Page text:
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The invention of the white race / Theodore W. Allen.

Allen, Theodore (Theodore W.) (Author). Perry, Jeffrey Babcock. (Author of introduction, etc.).

Available copies

  • 2 of 2 copies available at Berklee College of Music.

Current holds

0 current holds with 2 total copies.

Location Call Number / Copy Notes Part Barcode Shelving Location Holdable? Status Due Date
Stan Getz Library E185 .A45 2012 v. 1 37684001084562 Library Stacks Copy hold / Volume hold Available -
Stan Getz Library E185 .A45 2012 v. 2 37684001084563 Library Stacks Copy hold Available -

Record details

  • ISBN: 9781844677696 (Volume I)
  • ISBN: 1844677699 (Volume I)
  • ISBN: 9781844677702 (Volume II)
  • ISBN: 1844677702 (Volume II)
  • Physical Description: 2 volumes ; 24 cm
  • Edition: Second edition.
  • Publisher: London ; Verso, 2012.

Content descriptions

General Note:
"Introduction by Jeffrey B. Perry"--Cover.
Bibliography, etc. Note:
Includes bibliographical references and index.
Formatted Contents Note:
v. 1. Racial oppression and social control -- v. 2. The origin of racial oppression in Anglo-America.
Summary, etc.:
Groundbreaking analysis of the birth of racism in America, telling the story of how America's ruling classes created the category of the "white race" as a means of social control. Since that early invention, white privileges have enforced the myth of racial superiority, and that fact has been central to maintaining ruling-class domination over ordinary working people of all colors throughout American history. Volume I draws lessons from Irish history, comparing British rule in Ireland with the "white" oppression of Native Americans and African Americans. Allen details how Irish immigrants fleeing persecution learned to spread racial oppression in their adoptive country as part of white America. Volume II explores the transformation that turned African bond-laborers into slaves and segregated them from their fellow proletarians of European origin. In response to labor unrest, where solidarities were not determined by skin color, the plantation bourgeoisie sought to construct a buffer of poor whites, whose new racial identity would protect them from the enslavement visited upon African Americans.--From publisher description.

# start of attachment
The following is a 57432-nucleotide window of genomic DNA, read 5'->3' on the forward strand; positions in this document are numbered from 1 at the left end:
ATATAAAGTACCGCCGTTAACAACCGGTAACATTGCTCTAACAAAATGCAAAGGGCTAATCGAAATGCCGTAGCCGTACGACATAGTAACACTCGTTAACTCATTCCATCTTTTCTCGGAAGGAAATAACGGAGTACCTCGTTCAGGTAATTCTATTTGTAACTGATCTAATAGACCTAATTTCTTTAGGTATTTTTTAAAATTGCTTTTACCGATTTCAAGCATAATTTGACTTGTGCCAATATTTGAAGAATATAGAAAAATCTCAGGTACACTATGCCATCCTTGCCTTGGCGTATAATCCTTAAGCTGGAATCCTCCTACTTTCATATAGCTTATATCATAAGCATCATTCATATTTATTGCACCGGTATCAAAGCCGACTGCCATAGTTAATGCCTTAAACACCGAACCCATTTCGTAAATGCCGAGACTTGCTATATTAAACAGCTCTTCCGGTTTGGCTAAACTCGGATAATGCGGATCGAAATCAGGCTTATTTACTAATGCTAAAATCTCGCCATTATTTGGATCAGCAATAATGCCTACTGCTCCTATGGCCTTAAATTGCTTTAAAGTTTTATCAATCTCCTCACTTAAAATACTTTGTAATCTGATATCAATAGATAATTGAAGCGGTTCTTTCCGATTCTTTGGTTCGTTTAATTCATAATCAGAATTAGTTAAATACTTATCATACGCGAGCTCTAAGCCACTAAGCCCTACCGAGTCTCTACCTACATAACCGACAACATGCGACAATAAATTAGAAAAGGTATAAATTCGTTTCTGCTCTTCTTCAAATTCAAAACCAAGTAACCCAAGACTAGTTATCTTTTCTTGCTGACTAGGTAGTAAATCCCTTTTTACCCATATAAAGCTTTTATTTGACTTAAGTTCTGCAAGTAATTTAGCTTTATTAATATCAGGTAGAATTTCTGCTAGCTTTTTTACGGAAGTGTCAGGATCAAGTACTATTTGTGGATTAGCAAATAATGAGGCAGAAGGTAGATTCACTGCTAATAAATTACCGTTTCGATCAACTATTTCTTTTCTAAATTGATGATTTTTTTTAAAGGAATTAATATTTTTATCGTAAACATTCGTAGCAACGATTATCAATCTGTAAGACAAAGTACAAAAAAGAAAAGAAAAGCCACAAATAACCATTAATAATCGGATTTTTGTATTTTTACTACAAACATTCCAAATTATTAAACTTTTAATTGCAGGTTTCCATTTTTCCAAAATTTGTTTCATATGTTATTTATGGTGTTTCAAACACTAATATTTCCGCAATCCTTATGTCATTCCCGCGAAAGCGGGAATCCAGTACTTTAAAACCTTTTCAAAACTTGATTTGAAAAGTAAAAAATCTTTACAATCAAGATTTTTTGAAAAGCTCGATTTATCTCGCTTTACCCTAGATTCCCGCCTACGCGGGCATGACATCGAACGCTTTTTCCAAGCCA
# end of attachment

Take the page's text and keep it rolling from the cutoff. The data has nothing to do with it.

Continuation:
Subject: Racism > United States > History.
United States > Race relations.
African Americans > History.
Slavery > United States > History.

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